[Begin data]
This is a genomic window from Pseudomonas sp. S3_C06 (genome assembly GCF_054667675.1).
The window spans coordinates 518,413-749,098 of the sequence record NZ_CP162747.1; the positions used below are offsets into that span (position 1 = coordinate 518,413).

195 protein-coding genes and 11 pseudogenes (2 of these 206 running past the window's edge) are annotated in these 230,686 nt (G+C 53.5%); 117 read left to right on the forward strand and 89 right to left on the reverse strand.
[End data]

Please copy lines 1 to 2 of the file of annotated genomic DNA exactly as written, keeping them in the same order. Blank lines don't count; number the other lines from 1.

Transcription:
This is a genomic window from Pseudomonas sp. S3_C06 (genome assembly GCF_054667675.1).
The window spans coordinates 518,413-749,098 of the sequence record NZ_CP162747.1; the positions used below are offsets into that span (position 1 = coordinate 518,413).